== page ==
increasingly difficult obstacles in the adversary’s path is “defense-in-depth.” Military
organizations have employed this concept for hundreds, if not thousands, of years. IT
security folks do this today, even though their terminology may be different.
3. Deterrence occurs and is the basis for Beccaria’s theories on general and specific
deterrence as well as Rational Choice Theory. Unfortunately deterrence is difficult
to measure. A prudent approach is to bundle protective measures together and add
new ones to increase the probability of deterrence. Each measure has some deterrent
value but how much is often a guess. Layered defenses providing an accumulation of
deterrence is the prudent course of action.
4. Crime reduction measures have a life span of effectiveness. Initially a crime reduction
measure will make the crime rate drop. After a period of time the rate will increase.
It does not, however, reach the level it had before the intervention was implemented.
Crime is fluid and so protective measures must also be fluid. Periodic modification
based on continuous assessment is a necessity. One must have metrics for determining
the effectiveness of crime reduction measures.
5. Protective measures are best employed when they address multiple issues. Closed
Circuit Television Equipment (CCTV) may detect and deter and provide an
investigative aid for robbery attacks. It may also help manage other types of criminal
activity, ranging from shoplifting to terrorism. Lighting may deter some criminals; it
also enhances safety. Maintaining a standoff zone in a parking lot protects against
vehicle-borne explosives; it may also impede access to dumpsters by employees who
have secreted items there for later retrieval.
6. Crime prevention/security research is usually lacking. Advice is given without
validation. One means of correcting this is to use international sources. Policing
and crime prevention have a much richer history in the United Kingdom than in the
United States. Studying what other countries have done provides a more holistic
understanding of the crime risk phenomena.
Community Considerations
Each “community” that is being protected has different needs and characteristics. There are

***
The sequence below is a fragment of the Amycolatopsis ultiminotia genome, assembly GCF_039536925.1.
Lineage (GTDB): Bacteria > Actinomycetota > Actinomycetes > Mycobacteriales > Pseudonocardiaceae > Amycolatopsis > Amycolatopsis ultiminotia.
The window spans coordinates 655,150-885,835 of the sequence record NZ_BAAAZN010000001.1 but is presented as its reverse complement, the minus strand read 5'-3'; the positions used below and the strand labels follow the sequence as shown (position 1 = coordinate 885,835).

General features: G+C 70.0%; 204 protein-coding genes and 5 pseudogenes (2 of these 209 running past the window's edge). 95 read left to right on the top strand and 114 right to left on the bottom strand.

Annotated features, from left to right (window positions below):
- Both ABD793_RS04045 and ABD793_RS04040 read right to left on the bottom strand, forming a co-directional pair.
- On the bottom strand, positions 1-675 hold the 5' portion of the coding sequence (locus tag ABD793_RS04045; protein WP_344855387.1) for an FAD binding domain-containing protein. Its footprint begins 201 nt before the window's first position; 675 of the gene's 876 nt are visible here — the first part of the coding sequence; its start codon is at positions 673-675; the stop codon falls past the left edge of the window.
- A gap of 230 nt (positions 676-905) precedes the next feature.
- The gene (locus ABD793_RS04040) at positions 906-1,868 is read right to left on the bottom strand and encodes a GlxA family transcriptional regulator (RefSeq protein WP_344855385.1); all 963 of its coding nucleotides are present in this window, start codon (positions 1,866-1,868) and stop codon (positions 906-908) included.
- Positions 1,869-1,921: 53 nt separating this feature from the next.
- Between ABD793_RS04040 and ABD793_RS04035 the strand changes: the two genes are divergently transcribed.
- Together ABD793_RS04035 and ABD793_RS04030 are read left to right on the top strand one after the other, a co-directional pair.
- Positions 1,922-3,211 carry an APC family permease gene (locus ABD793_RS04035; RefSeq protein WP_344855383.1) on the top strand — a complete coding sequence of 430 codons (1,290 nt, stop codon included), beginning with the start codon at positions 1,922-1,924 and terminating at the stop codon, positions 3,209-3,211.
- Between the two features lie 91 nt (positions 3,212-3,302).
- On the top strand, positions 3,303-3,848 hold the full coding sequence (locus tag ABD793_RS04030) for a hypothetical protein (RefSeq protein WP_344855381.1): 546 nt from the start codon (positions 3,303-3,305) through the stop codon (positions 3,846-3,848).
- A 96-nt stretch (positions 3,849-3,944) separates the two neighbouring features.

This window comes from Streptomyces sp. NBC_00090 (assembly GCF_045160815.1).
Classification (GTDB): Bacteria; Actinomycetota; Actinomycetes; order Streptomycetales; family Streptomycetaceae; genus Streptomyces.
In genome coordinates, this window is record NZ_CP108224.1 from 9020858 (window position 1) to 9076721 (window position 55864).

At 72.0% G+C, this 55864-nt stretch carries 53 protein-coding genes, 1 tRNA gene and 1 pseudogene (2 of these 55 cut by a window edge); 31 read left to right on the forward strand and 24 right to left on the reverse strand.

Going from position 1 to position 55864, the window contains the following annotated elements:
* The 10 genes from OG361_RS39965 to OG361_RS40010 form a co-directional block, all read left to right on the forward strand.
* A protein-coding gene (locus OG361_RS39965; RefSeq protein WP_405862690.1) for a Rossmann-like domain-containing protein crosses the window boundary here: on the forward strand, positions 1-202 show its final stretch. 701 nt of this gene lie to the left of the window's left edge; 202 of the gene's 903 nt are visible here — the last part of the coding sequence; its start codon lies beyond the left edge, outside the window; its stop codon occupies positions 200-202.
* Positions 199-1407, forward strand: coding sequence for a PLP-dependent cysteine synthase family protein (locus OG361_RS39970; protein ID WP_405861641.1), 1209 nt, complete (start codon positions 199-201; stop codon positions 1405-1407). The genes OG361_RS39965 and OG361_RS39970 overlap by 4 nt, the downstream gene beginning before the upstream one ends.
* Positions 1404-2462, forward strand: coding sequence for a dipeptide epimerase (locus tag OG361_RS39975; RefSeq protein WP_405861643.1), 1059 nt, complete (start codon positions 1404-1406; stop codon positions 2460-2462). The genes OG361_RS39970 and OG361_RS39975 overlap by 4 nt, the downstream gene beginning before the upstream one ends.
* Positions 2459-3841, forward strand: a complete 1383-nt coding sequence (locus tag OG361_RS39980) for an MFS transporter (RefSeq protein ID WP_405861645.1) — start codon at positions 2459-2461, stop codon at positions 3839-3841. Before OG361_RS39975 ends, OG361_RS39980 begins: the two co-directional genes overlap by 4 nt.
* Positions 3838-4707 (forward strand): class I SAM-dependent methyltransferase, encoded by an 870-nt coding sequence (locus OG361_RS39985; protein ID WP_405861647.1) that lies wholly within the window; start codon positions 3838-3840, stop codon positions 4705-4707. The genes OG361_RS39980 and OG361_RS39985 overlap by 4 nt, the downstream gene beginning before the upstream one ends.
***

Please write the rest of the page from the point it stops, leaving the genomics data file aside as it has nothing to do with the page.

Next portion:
cultural, demographic, and budgetary factors that must be taken into account before any
reasonable protection plans can be implemented. Knowing the “community” then is of para-
mount importance.
Whether called community watch, citizen alert, business watch, neighborhood watch,
or block watch, the idea is the same—neighbors watching out for each other. The concept
involves developing a crime prevention program in which citizens work with each other and
with local protection agencies to reduce crime and vandalism in their community. One varia-
tion of this is “corporate crime watch” or “business watch.” Such programs can be useful in
detecting traveling criminal groups such as professional shoplifters or con artists. They may
also help to spot terrorists conducting surveillance or in the location of lost persons (children
or senior citizens).
Criminals gravitate to places where they feel safe and secure. They stay out of neighbor-
hoods where they are likely to get caught. The goal of community watch programs is to make
criminals aware that their activities are being watched and will be reported to the police. In
neighborhoods where people watch after each other, burglary rates are lower.
Participation in a community watch program does not require a great deal of time.
However, it does require you to become slightly more observant in your daily routine and
maintain open lines of communication with your neighbors and with local law enforcement.
If everyone participates, a community watch can work to reduce crime and make your neigh-
borhood a safer place to live. Having signage indicating the presence of a community watch,
“Block Watch,” or other similar program bundles the deterrence measures together and
increases their effectiveness.
Crime Free Multihousing is another variation of community crime prevention. It
originated in Mesa, Arizona, and uses a neighborhood watch program within multihousing
Community Considerations 455

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